Deals that fall below bank grade, for whatever reason, are going to be considered higher risk which equates to paying more in rates and fees. But in many cases, the difference in rates and fees compared to a bank can be minimal and still very appealing as a mortgage option.
From a lender’s point of view, many of the alternative lenders are primarily into residential mortgage financing, but love to place commercial deals where there is higher margins available to extract from the market.
The key to remember that every commercial lender out there is going to assess a deal on its merits including the value of the property, cash flow, borrower credit and so on. So the more risk associated with the deal, the higher the rate and the tighter the lending criteria. As risk goes up, the number of financing options are likely going to decline.
Its just important to remember that can potentially be all sorts of options in the market that could be a good fit for your deal, or even a better fit for your deal than your local bank.
If you’ve been turned down for commercial mortgage financing, or want to better understand your potential options, then I suggest that you give me a call so we can discuss your situation in some detail.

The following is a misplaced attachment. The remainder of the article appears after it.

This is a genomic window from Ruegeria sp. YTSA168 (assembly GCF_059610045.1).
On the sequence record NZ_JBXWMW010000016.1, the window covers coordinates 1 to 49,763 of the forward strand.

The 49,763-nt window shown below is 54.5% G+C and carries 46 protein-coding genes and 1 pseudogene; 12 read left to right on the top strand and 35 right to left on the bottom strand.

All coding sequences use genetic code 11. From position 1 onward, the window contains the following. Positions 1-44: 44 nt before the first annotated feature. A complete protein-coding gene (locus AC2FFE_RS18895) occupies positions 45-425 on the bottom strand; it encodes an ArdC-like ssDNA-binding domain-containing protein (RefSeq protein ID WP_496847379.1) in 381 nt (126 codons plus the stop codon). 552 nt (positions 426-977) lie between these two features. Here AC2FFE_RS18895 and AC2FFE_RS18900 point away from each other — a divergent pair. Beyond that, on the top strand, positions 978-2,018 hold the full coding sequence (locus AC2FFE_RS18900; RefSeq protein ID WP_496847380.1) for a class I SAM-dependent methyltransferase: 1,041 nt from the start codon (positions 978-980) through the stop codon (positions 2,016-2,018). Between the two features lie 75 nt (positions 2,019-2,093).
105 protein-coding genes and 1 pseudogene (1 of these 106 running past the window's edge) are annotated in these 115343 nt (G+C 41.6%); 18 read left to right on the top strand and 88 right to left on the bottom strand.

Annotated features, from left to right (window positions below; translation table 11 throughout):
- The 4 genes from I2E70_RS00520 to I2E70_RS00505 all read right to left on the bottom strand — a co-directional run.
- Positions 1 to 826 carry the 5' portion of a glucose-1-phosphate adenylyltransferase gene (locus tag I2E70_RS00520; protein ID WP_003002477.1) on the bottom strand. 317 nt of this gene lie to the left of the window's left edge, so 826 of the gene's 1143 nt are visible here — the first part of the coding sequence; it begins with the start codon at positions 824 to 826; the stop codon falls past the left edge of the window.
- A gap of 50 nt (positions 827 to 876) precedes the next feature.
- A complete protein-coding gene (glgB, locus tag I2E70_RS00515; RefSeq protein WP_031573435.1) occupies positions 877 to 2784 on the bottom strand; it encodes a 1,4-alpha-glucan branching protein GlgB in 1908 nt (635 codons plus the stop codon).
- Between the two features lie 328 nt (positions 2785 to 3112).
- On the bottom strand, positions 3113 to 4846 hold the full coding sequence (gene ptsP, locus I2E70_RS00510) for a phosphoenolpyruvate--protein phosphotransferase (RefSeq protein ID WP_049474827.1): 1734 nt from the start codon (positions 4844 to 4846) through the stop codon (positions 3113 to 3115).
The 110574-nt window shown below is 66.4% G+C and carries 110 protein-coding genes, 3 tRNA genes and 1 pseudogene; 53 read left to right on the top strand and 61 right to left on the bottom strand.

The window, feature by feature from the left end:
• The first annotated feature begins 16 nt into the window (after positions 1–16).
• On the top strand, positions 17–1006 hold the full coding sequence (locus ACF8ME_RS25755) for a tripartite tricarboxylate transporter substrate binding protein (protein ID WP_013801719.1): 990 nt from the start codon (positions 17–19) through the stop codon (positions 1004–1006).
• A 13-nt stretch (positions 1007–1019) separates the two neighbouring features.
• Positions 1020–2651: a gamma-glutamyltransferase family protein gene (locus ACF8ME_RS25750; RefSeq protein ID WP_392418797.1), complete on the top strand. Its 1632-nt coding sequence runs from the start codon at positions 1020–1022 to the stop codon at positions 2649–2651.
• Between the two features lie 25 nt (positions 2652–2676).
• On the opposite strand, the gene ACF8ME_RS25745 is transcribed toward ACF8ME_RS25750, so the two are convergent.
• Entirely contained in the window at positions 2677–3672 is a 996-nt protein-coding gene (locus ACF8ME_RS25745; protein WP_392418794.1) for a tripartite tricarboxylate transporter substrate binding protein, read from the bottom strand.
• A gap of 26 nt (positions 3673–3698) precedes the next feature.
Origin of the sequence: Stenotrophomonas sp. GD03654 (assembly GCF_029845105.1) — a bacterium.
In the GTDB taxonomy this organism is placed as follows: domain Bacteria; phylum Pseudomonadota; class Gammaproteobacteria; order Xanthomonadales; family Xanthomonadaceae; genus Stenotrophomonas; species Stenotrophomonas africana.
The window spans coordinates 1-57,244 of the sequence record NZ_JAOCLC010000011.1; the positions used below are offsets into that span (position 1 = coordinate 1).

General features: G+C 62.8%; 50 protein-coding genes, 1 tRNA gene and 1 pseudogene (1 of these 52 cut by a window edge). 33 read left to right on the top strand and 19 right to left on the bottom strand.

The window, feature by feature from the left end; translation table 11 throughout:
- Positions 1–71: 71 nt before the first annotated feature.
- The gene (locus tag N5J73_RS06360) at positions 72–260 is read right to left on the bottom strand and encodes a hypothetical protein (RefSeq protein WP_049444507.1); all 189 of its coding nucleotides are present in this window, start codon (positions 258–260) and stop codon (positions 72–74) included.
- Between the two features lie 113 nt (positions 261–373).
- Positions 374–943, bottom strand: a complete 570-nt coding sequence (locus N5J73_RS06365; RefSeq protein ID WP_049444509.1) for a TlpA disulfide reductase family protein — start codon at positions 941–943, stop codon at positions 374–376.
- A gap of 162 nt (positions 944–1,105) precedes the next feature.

When it comes to the refinancing of a commercial property, most people think that the lending decision is primarily going to be related to the value of the building.
And while real estate security value is certainly a primary criteria for refinancing a commercial mortgage, its not going to be the only aspect of the deal that will be under consideration.
The reality this there can be a multitude of items related to the business and a commercial lender can focus in on when reviewing a commercial mortgage refinancing application and so it becomes important for a consultant or broker providing financing assistance to fully understand the deal so that a highly relevant fit can be made between borrower and lender.